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Windows File Services are arguably among the most prevalent and oldest Windows services running in data centers. One area in which Windows File Services has lacked is auditing and controls. You can apply access restrictions at the share and file level, and there is rudimentary auditing around creation dates and last accessed information. Beyond that, Windows File Server is limited. There is no built-in functionality to audit who accessed, moved, or deleted files. There is also no way of detecting and controlling unusual activities.
For example, it may not be unusual for users to encrypt one or two files they have access to during the course of a workday. However, if a user encrypts hundreds of files in a short amount of time, there could be a problem. This could be a sign of ransomware. A standard file server has no way of differentiating between malicious and legitimate file encryption activities.
Similarly, users may have access to hundreds of files but only need to access a relatively small number during the workday. Reading a large number of files in a short time could indicate users are moving them locally for legitimate reasons, such as working remotely for a few days. Or they may have plans to leave the organization and intend to take information with them. This could put intellectual property at risk or risk personally identifiable information by copying it to insecure devices.
PA File Sight can prevent information leaks and ransomware attacks because it detects unauthorized file access. The auditing tool comes in two versions: a Lite version with monitoring, alerting, and information logging and an Ultra version with centralized management, choice of database, advanced alerting, and reporting. File Sight Ultra also integrates with File Sight Endpoints for USB blocking and more granular file use tracking.
Installation and setup ^
Installation is a straightforward process similar to installing other Windows applications. I used the Ultra version with a two-server setup, one as the central administration point running File Sight and a second server running Windows File Services.
The File Sight installer has three components to choose from during installation. I installed the Central Monitoring Service and Console User Interface on the central monitoring server.
The setup process provides the option to add a driver for Microsoft SQL. The following examples use the default SQLite database. Having an option to write data to Microsoft SQL is helpful for environments needing custom retention or those intending to use the data for custom reporting.
After setting up the management server, I moved on to the file server. This required the File Sight Ultra Satellite. A satellite is a small service that runs on each file server and reports back to the central management server. The setup process is similar to the Central Monitoring Service, only select the Satellite Monitoring Service component.
Verify that the Configure the PA File Sight Ultra Satellite service option is selected at the end of the installation and click Finish. This opens the Configure Satellite Monitoring Service window. Add the IP address or domain name of the central monitoring server and port number in the Central monitoring service address box. Test the connection to verify connectivity. It may be necessary to open firewall ports to allow communication between the servers. Click Apply Settings, restart the Satellite Service, and click Exit to finish.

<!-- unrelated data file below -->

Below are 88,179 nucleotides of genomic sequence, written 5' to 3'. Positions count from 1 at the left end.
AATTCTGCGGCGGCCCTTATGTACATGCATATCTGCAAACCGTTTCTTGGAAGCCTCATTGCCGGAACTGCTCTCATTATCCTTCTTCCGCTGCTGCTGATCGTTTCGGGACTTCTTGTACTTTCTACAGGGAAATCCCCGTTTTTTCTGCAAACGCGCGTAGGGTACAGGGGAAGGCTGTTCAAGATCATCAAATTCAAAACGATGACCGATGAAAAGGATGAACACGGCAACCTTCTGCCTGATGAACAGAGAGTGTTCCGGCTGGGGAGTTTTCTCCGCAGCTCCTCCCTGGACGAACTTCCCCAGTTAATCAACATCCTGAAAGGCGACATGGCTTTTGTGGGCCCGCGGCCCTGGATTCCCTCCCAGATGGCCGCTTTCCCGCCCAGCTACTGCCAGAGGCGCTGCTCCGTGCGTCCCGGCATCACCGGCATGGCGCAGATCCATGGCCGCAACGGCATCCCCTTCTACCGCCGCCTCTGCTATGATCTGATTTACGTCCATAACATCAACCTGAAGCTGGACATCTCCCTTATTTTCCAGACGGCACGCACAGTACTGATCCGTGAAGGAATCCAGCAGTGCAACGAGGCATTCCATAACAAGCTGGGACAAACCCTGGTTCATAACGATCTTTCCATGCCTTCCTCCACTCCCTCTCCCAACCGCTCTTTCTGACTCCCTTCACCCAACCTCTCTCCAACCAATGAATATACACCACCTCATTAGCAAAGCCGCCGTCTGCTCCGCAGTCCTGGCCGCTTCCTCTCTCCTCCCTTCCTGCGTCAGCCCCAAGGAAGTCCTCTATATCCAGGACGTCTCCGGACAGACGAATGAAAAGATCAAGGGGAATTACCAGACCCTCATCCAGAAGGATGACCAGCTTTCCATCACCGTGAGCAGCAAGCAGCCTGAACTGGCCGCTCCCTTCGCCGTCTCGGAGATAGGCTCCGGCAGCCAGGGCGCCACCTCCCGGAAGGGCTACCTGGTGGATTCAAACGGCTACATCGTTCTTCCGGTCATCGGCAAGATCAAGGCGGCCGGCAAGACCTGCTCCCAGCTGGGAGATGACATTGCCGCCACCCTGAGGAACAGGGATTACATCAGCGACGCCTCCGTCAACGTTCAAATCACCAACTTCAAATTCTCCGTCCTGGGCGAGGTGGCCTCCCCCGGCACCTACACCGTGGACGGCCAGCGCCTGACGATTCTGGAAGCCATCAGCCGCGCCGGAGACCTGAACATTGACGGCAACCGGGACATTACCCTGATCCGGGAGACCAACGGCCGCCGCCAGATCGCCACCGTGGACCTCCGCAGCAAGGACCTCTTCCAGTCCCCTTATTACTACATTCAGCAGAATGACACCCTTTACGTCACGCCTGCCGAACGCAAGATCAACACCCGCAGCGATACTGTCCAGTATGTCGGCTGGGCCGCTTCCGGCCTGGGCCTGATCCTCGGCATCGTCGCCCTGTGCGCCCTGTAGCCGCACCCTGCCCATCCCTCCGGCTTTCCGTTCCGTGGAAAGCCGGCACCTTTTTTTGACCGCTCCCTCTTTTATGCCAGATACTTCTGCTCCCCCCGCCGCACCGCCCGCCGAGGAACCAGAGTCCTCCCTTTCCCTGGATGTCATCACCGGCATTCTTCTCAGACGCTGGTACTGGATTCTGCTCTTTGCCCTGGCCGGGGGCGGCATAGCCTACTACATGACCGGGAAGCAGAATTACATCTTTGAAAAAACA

Once connected, accept the remote satellite in the central manager by going to Advanced Services, Satellite Services, right-click on the satellite service, and select Accept Satellite. The server will show up under Servers once accepted.
Configure monitoring and alerting ^
Power Admin File Sight is feature packed, enough so that I can't go over all options available for monitoring and alerting. I am going to demonstrate three scenarios that would benefit most environments. These three examples are: identifying who deleted a file, alerting on suspicious behavior, and blocking activity that may indicate malicious behavior.
Log file delete activity
Have you ever run into a situation where a file or directory is deleted, but no one admits to removing it? A user who unknowingly deleted it could simply have caused this. Or it could indicate a misconfiguration that needs addressing. Either way, it's good to know what happened so you can take the appropriate actions.
Set up the monitor by going into Servers/Devices and selecting the file server. In this case, we'll use FILE01. Right-click on the server and select Add New Monitor.
The Add New Monitor window appears; select File Sight Monitor and click OK.
The File Sight Configuration box will open. Add the directory you will monitor to the Directory to monitor box and select the share directory. Leave File Types as the default and go the File Activities tab. Uncheck File is created and File is renamed to monitor file deletions and moves only. The window should look like the one below.
Next, go to Directory Activities. This will monitor the same type of activity, only on directories. Uncheck Directory is created and Directory is renamed. The tab will look like the window below once finished. Click OK to save.
After setting that, go to the Copy Detection tab and uncheck both boxes. It should look like this once finished:
The system has configured the monitor with the default name. Rename it by right-clicking it and choosing Rename. For this example, we have renamed it to Delete Logging.